25 Apr 2019
BMBF research project targets integrating metal AM into automotive series processes across Germany.IDAM commenced in Munich, Germany. The project’s particular objective is to pave the way for AM to become a significant element of the automotive sector’s series production processes.
The project partners – comprising SMEs, large companies and research institutions – will transfer metallic 3D printing into an industrialized and highly automated series process in the automotive industry for the first time. The Fraunhofer Institute for Laser Technology ILT in Aachen and the Chair for Digital Additive Production of Aachen University are supporting the project.
The goal of IDAM is to promote the “industrialization and digitization of AM for automotive series processes”. In the project, 12 partners (see below) are said to be laying an important foundation to sustainably strengthen Germany's technological pioneering tradition and the country itself as a manufacturing location.
By integrating metallic 3D printing into the conventional production lines of the automotive industry, IDAM will enable them to replace cost and time consuming processes, such as the production of molds, and to meet the desire for product customization at no extra cost.
Metallic 3D printing is being implemented at two locations: the BMW Group's Additive Manufacturing Center in Munich and automotive supplier GKN Powder Metallurgy’s factory of in Bonn. There, the IDAM team is qualifying the AM technology for the specific requirements to produce identical parts as well as individual and spare parts on the basis of specific components.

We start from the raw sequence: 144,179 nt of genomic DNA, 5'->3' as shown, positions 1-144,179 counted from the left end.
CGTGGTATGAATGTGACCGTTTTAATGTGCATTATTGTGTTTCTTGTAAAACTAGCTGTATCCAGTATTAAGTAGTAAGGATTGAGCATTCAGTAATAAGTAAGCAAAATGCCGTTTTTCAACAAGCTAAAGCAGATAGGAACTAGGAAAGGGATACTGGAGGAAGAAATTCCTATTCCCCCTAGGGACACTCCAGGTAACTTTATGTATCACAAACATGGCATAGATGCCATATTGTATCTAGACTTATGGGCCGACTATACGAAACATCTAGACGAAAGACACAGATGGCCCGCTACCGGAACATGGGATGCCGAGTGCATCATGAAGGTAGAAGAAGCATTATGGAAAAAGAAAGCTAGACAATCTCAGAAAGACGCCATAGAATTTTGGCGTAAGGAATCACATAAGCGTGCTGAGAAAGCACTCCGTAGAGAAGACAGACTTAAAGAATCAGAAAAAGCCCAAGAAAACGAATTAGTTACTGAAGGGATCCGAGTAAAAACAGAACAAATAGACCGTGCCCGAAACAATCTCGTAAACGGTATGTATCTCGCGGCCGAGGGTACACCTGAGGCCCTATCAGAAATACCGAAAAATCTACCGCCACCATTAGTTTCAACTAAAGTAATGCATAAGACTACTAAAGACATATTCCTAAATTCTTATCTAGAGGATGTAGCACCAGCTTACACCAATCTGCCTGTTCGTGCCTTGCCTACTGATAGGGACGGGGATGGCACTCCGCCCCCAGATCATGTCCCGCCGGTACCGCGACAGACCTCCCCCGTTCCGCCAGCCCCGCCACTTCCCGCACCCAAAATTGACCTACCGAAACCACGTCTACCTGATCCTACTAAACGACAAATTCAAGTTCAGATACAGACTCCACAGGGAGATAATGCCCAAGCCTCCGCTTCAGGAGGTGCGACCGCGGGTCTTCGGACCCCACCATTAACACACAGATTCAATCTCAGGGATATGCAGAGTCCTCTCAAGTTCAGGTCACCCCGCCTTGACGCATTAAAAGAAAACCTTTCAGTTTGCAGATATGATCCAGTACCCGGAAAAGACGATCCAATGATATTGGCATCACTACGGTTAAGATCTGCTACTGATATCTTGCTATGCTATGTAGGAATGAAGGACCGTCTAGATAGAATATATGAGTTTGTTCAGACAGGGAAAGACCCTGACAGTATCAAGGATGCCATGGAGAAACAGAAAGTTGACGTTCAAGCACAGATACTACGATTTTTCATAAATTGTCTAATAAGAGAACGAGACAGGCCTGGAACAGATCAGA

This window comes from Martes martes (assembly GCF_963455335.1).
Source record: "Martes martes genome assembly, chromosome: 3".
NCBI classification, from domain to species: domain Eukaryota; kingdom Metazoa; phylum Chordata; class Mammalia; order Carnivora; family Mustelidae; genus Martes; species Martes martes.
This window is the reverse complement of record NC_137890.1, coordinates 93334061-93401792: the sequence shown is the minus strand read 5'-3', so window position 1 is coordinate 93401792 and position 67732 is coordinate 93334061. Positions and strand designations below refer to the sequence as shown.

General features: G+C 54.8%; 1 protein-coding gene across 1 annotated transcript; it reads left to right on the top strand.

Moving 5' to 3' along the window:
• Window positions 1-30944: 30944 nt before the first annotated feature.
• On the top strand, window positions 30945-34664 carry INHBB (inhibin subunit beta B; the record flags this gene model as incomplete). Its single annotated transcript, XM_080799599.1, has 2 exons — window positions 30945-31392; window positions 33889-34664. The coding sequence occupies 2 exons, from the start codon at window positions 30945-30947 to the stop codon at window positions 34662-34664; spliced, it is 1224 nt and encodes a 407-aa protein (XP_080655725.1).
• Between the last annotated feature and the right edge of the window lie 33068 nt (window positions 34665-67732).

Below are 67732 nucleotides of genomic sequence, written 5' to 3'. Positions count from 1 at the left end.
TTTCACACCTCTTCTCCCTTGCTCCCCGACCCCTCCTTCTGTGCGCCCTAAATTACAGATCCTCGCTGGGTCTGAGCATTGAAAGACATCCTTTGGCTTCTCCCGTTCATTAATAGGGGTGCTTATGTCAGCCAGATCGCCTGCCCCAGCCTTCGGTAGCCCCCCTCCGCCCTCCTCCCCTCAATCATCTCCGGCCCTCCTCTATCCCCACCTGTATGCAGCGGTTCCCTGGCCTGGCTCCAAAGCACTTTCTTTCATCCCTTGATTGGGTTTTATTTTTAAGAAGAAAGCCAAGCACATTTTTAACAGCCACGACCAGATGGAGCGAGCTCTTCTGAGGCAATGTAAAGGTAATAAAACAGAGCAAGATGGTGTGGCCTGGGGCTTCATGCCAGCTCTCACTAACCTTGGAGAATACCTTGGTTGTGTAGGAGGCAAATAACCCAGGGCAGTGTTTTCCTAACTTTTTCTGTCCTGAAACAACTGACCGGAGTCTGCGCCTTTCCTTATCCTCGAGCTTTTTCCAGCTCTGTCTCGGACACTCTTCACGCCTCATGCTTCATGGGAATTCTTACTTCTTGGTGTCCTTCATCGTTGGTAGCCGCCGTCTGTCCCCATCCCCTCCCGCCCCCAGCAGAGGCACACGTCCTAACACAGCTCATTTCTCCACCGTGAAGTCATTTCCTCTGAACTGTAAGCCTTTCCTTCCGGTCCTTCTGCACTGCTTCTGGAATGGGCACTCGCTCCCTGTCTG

The targeted quantities speak for the signal character of the joint project: In the future, it should be possible to produce at least 50,000 components per year in mass production and over 10,000 individual and spare parts – at the highest quality and under extreme cost pressure – with the AM production lines.
Two modular and almost completely automated AM production lines are being set up in Bonn and Munich. They cover the entire process, from digital to physical component manufacturing all the way to post-processing. Individual modules can be adapted to the different production requirements thanks to the modular construction of the line and, if necessary, replaced. In addition, their process steps can be controlled and utilized flexibly.
By taking an integrated view of the automotive production line into account, the project partners plan on reducing the manual share of activities along the process chain from currently around 35 percent to less than 5 percent. In addition, the unit costs of 3D-printed metal components should be more than halved.
The expertise of the SMEs within the project consortium comes to the forefront in designing, providing and connecting the modules for the AM production line. Among other things, they take over the automation of the interfaces between the individual process steps or, as part of the project, develop a series-ready and modular production facility for metallic 3D printing.
In addition, industrial standards can be set and industry-relevant quality characteristics elaborated. Only through this interdisciplinary cooperation does the IDAM project make it possible to holistically examine metallic 3D printing for automotive series processes and to establish it sustainably in production.
|Lumedica looks to fine-tune low-cost OCT system with SBIR grant|
|Sub-sea 3D laser camera readied for commercial introduction|
|Novel materials enable VIS-IR-sensitive solar cells|
|Terahertz imaging spots microscopic twists in tissues|
|Powerful laser diodes cut stress in metal 3D-printed parts|
|NASA invests $45M in US firms for space technology|